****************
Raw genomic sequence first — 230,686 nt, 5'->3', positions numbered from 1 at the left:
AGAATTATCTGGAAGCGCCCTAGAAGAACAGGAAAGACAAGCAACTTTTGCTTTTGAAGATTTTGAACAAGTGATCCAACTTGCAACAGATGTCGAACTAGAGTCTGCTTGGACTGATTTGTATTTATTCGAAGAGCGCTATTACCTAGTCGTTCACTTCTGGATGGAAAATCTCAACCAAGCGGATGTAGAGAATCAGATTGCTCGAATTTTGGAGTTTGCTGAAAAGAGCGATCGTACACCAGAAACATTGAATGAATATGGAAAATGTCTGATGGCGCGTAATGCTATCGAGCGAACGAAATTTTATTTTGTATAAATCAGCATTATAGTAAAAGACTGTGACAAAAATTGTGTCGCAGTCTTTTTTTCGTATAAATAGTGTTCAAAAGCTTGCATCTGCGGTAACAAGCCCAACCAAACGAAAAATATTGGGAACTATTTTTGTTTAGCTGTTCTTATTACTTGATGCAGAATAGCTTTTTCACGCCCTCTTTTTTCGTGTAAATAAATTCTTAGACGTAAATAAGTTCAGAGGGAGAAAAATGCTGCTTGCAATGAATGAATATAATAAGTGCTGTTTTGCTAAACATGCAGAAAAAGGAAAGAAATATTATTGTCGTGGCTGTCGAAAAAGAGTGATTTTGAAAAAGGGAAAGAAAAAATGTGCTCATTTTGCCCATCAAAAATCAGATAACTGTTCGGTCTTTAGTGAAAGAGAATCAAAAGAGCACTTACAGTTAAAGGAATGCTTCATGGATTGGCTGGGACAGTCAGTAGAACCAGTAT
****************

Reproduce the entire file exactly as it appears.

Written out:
Raw genomic sequence first — 230,686 nt, 5'->3', positions numbered from 1 at the left:
AGAATTATCTGGAAGCGCCCTAGAAGAACAGGAAAGACAAGCAACTTTTGCTTTTGAAGATTTTGAACAAGTGATCCAACTTGCAACAGATGTCGAACTAGAGTCTGCTTGGACTGATTTGTATTTATTCGAAGAGCGCTATTACCTAGTCGTTCACTTCTGGATGGAAAATCTCAACCAAGCGGATGTAGAGAATCAGATTGCTCGAATTTTGGAGTTTGCTGAAAAGAGCGATCGTACACCAGAAACATTGAATGAATATGGAAAATGTCTGATGGCGCGTAATGCTATCGAGCGAACGAAATTTTATTTTGTATAAATCAGCATTATAGTAAAAGACTGTGACAAAAATTGTGTCGCAGTCTTTTTTTCGTATAAATAGTGTTCAAAAGCTTGCATCTGCGGTAACAAGCCCAACCAAACGAAAAATATTGGGAACTATTTTTGTTTAGCTGTTCTTATTACTTGATGCAGAATAGCTTTTTCACGCCCTCTTTTTTCGTGTAAATAAATTCTTAGACGTAAATAAGTTCAGAGGGAGAAAAATGCTGCTTGCAATGAATGAATATAATAAGTGCTGTTTTGCTAAACATGCAGAAAAAGGAAAGAAATATTATTGTCGTGGCTGTCGAAAAAGAGTGATTTTGAAAAAGGGAAAGAAAAAATGTGCTCATTTTGCCCATCAAAAATCAGATAACTGTTCGGTCTTTAGTGAAAGAGAATCAAAAGAGCACTTACAGTTAAAGGAATGCTTCATGGATTGGCTGGGACAGTCAGTAGAACCAGTAT